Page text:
Sea, street art, (including a Banksy)  fabulous regency architecture,grand art deco, aristocratic parkland, the rich, the poor, the trendy and all within a kilometre of St Leonards Station! 5.46 Km / 3.39 Miles, hilly.  Can be reduced to about 2.5 miles.

Or…. What?
A Hastings Town and Country walk of 12km, 7.5 miles starting from Ore Station., Hastings Country Park,  the Old Town and Ore.  Can be reduced to a country walk of about 5 miles or a town walk of about 4 miles.

Civic Pride, Grey Owl and a Scandal in Bohemia
Wild woodlands, a classic park, a secret chine- this is the Hastings (and St Leonards) that most visitors don’t see. Alexandra Park, St Helens Woods, Old Roar, Bohemia, Summerfields.  Plus a visit to the seaside to see the pier, 7 miles starting from Hastings Station.  It is possible to shorten the walk to about 3 miles of largely urban walking

Ore and More
A very varied walk, exploring the urban and rural facets of North East Hastings, including the amazing Specked Wood, the panoramic views from North Seat, the countryside north of the Ridge, and the atmospheric ruins of the Old St Helens Church.


You have only until 11th December to contribute your views on this here

Cycle Lewes has come up with some suggestions for things you might want to say.

They comment:

It’s important that everyone completes the questionnaire.  The consultation closes on 11th December, if you can’t do it immediately, please add this as a task to your calendar.   ESCC needs to hear our individual voices as well as collectively as Cycle Lewes that we want: 

  • a reduction in speed across whole of town from Gateways at all entrances and its enforcement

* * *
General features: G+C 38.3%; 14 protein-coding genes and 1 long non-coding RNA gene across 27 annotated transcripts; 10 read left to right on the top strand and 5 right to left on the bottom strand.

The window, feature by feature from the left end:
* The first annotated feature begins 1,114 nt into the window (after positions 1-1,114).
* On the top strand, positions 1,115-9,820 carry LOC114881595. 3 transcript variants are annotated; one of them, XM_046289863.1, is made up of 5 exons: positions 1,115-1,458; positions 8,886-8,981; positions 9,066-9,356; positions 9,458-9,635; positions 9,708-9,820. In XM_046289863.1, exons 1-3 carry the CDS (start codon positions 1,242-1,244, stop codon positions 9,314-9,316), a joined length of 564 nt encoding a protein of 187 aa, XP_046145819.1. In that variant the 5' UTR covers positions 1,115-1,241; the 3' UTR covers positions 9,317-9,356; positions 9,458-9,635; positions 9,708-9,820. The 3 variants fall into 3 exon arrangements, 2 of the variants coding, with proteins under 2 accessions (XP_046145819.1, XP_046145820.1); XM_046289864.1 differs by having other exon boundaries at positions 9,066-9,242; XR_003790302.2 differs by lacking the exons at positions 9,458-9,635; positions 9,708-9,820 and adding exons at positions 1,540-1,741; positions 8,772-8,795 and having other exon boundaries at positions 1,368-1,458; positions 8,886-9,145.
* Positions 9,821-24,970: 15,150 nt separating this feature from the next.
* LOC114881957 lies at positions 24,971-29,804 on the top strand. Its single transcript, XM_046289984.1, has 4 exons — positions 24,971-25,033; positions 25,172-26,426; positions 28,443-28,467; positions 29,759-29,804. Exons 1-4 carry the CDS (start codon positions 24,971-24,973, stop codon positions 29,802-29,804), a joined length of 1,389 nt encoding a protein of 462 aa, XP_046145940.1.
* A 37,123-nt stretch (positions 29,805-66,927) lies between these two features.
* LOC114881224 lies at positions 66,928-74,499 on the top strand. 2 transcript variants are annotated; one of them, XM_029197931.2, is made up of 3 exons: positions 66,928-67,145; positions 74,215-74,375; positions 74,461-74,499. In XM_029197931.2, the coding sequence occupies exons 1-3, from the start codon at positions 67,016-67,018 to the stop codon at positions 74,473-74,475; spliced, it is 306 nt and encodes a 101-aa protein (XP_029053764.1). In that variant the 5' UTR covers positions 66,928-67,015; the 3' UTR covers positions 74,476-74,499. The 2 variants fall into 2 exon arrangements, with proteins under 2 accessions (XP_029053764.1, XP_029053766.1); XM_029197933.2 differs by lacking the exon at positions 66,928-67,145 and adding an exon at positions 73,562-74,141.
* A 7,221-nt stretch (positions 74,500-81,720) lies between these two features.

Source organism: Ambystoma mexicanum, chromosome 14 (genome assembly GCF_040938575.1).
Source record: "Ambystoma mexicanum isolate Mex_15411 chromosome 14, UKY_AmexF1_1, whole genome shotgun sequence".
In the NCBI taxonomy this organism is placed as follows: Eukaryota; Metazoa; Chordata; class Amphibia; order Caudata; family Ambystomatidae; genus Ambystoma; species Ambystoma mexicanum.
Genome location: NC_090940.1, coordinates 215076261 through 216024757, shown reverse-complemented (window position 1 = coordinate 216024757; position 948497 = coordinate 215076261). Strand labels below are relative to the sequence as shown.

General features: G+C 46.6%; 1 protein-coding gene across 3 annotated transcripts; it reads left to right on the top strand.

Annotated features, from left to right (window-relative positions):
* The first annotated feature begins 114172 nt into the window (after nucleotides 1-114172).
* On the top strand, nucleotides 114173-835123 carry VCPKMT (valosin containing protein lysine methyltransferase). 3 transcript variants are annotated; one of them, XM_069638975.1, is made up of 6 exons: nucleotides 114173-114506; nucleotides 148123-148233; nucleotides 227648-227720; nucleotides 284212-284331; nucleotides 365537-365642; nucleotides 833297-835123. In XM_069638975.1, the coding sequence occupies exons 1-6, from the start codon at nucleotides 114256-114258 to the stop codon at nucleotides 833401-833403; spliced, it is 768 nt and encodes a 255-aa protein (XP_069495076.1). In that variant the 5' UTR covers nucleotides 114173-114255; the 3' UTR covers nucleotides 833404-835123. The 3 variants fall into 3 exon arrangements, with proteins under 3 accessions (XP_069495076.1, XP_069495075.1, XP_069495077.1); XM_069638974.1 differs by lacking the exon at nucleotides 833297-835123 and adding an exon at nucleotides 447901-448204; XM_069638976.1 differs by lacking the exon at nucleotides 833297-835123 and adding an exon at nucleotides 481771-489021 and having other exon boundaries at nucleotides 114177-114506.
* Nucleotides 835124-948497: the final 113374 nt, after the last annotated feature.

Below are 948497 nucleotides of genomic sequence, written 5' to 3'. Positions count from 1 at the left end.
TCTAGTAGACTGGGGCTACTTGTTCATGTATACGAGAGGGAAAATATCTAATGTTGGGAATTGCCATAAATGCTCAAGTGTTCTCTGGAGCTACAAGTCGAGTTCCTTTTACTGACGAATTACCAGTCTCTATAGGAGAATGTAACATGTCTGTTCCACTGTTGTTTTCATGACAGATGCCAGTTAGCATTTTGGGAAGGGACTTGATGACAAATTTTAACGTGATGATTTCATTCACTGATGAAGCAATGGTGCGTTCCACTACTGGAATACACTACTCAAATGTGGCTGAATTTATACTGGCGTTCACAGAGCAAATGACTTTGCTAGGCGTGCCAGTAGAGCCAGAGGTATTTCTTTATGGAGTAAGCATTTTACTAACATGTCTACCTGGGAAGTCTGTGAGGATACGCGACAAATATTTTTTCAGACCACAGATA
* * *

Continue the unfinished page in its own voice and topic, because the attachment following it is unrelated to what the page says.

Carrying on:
• Cycle routes separated from other modes of travel
  • Traffic free neighbourhoods, our  town
  • Greater priority for cyclists at junctions and crossings
  • Direct cycle routes, including connections for villagers around Lewes to have an option to cycle into our Town
  • Attractive traffic free spaces in town centres
  • More signing
  • Cycle training, information and initiatives

Most, if not all of us are pedestrians so please consider completing those question related to walking too these are questions 10-12.”

Cycle Lewes has also analysed some of the individual questions and has the following suggestions:

Beginner’s guide to Consultation Questionnaire

This hyperlink provides access to ESCC’s consultation documents:

This in turn provides a link to ESCC’s online survey and below this a list of 28 supporting documents, the first of which is the LCWIP Draft Summary October 2020. Pretty daunting! Fortunately you won’t need to read most of them if you follow the guidance below.

The introductory information advises that it is necessary only to read the LCWIP Draft Summary document “this will provide you with enough information to answer the questions”. You may also find it useful to look at Appendix 5B (Sustrans report).
Here are the relevant pages for Lewes:

LCWIP Draft Summary
Page 12 LCWIP areas
17, 18 Cycling map and routes

Appendix 5B Sustrans report
Pages 1 – 37

The LCWIP Draft Summary on pages 10/11 sets out eleven county-wide ‘issues’ and eleven ‘opportunities’.

Issues relevant to CL (as well as Lewes Living Streets:

  • Safety issues – volume and speed of traffic.
  • Town centres dominated by traffic movements, impacting on ambiance, safety and air quality.
  • Reluctance to cycle on the road due to fear of conflict with vehicular traffic.

Opportunities relevant to CL (as well as Lewes Living Streets)

  • Focus on town centre and high street regeneration – prioritise cycling, walking and public transport, integrated with inclusive access.